A team of researchers, including a professor and a postdoctoral researcher at Yale, recently published a paper with troubling findings: The vast majority of a set of studies conducted with data from a widely used public data set are not meeting required methodological standards.
According to the study, which was published in the Nov. 28 issue of JAMA, 102 of 120 studies — selected at random and intended as a representative sample of the 1,084 studies published using an open-source database in 2015–16 — did not adhere to one or more required research practices. These studies were evaluated based on seven required research practices addressing the interpretation of data, research design and the appropriateness of the data analysis used.
“Increasingly, researchers are leveraging databases that were created by others,” wrote Harlan Krumholz, a professor of cardiology at the School of Medicine and a co-author of the study, in a statement to the News. “These databases provide an immense opportunity, but often have features that require specific approaches to their analysis. We found that the vast majority of a sample of published papers using a publicly available data resource had made errors.”
The database used in the studies analyzed by Krumholz and his team — the National Inpatient Sample — is publicly accessible and widely used in health care research. According to two co-authors of the study — Rohan Khera, a cardiology research fellow at the University of Texas Southwestern, and Suveen Angraal, a postdoctoral researcher at the Center for Outcomes Research and Evaluation at Yale New Haven Hospital — the National Inpatient Sample is helpful in analyzing health care services and patient outcomes across the United States.
That said, “It is a complex database and has design characteristics that require appropriate interpretation to reach the right conclusions,” wrote Khera and Angraal in a joint statement to the News.
For example, the team found that some studies had misinterpreted structural changes in the data set, which they erroneously ascribed to actual differences in the data collected.
In response to the study, the Agency for Healthcare Research and Quality, which is responsible for collecting and disseminating the National Inpatient Sample data, has released a checklist of major methodological considerations for researchers to use while looking at data from the National Inpatient Sample, according to Khera and Angraal, who noted that the study “highlights an opportunity for improvement.”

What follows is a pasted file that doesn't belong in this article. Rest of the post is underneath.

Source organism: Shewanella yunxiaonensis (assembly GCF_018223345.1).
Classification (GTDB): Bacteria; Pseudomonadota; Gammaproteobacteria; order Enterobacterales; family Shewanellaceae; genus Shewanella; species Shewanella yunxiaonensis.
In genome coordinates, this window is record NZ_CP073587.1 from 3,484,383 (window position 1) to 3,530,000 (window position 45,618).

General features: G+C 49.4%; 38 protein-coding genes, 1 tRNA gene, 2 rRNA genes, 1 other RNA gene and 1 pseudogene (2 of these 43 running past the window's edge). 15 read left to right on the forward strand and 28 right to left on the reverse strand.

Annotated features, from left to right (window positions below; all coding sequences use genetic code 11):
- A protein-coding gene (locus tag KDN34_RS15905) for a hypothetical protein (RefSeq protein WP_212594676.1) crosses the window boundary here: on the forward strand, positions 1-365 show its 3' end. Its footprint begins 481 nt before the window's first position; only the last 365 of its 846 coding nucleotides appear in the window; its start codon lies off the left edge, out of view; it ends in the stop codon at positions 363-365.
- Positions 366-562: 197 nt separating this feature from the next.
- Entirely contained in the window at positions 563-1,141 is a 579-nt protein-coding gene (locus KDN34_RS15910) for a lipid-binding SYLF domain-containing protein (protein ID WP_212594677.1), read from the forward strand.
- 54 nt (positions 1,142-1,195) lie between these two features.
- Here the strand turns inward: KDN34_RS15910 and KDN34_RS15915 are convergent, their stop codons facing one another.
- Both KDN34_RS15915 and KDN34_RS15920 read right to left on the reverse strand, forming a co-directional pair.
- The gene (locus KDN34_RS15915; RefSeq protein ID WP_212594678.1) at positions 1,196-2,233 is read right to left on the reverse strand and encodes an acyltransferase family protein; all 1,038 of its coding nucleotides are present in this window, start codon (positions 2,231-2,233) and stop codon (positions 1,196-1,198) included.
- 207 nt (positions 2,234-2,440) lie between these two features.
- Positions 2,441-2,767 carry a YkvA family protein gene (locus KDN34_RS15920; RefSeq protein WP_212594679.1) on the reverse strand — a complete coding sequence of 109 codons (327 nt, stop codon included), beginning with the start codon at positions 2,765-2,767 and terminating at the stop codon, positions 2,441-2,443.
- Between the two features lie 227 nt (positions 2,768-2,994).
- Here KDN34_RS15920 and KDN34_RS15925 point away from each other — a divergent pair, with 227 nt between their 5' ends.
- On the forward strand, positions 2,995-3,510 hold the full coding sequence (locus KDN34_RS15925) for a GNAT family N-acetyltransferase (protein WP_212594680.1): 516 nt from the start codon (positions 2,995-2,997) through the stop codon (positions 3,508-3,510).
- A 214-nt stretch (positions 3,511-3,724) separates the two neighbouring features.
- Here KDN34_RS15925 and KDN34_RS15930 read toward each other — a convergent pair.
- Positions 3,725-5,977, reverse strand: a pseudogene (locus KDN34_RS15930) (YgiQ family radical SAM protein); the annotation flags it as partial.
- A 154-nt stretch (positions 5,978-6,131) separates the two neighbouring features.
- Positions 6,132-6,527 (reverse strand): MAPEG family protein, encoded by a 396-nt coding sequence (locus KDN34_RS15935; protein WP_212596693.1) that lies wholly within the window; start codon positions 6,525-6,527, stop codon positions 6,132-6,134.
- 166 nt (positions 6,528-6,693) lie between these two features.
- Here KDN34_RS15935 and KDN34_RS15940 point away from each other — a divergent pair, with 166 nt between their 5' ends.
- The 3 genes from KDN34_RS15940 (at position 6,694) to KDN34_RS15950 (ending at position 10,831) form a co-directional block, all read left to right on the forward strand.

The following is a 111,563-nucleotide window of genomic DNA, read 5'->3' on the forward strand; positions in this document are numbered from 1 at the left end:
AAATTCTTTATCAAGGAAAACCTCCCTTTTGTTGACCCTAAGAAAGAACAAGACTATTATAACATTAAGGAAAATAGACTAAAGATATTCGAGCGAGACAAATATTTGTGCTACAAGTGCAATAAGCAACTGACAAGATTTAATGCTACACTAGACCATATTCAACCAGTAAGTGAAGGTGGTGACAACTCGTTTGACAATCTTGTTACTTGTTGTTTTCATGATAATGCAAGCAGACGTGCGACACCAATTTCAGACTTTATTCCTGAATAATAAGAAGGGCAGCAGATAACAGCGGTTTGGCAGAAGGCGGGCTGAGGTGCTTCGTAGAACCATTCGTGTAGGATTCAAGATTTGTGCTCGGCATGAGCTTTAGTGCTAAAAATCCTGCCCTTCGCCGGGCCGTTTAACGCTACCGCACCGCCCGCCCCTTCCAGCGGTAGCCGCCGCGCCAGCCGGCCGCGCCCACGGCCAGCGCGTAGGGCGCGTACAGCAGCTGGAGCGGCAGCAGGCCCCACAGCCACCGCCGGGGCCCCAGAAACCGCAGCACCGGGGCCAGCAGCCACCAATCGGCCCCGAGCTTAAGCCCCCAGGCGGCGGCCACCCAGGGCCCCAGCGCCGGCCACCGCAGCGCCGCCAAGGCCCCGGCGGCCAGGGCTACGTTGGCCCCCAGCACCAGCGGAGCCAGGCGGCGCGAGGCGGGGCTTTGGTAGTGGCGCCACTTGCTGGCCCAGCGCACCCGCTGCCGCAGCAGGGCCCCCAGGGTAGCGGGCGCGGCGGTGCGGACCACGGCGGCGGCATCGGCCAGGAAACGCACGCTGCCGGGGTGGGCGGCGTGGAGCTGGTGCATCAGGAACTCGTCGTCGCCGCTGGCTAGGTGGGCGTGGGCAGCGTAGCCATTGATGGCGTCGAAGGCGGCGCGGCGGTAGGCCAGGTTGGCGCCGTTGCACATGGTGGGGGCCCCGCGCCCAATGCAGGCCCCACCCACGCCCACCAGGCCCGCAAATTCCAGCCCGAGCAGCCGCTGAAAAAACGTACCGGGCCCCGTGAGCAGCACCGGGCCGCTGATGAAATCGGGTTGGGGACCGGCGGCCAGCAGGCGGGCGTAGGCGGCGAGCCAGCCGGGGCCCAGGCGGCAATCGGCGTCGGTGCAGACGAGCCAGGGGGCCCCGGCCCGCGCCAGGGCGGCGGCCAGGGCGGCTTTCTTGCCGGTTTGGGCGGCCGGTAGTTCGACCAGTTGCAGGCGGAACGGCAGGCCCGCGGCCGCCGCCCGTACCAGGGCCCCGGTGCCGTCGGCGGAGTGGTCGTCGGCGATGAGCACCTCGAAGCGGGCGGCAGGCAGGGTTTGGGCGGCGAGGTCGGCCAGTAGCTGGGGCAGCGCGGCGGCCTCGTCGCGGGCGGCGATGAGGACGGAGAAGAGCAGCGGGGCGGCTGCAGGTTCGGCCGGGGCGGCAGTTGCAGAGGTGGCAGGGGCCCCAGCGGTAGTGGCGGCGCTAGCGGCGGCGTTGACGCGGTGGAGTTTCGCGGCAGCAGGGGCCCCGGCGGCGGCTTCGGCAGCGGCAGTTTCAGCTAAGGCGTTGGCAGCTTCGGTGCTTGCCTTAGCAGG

Khera and Krumholz also published a companion piece to the paper in “Circulation: Cardiovascular Quality and Outcomes,” a journal sponsored by the American Heart Association.
According to the piece, use of the National Inpatient Sample has grown rapidly in recent years due to its accessibility and affordability. As a result, researchers and readers may not yet be familiar with its nuances and complexities.
Khera and Angraal said they had anecdotally encountered “misinterpretation of the data in published literature” and hoped, in their study, “to systematically assess the burden of such misinterpretations.”
Their findings were worrisome. Despite the fact that documentation of the required methodology accompanied the data from the National Inpatient Sample, the team found that 85 percent of the studies they assessed did not adhere to one or more of the seven required research practices, and 62 percent did not adhere to two or more.
These results have important consequences in policy decisions, Khera and Angraal said.
Because studies using national health care data play a role in “designing treatment recommendations and designing health policy interventions, such inaccuracies in published studies have major implications for the success of such interventions,” they wrote.
Even though the Agency for Healthcare Research and Quality released its checklist for research, it is important that researchers invest more time in gaining a better understanding of the nuances of the data at hand before conducting their studies, Khera and Angraal said. Analysis must come only after addressing the suitability and complexities of the data set.
Krumholz also emphasized the need for researchers to take the initiative in ensuring their methods meet required standards.
“Now is the time for all of us who use these types of data to be sure our papers are correct — and ensure that future research takes into account the importance of adhering to the methodological standards specific to the data that are being used,” he said.
Max Graham | email@example.com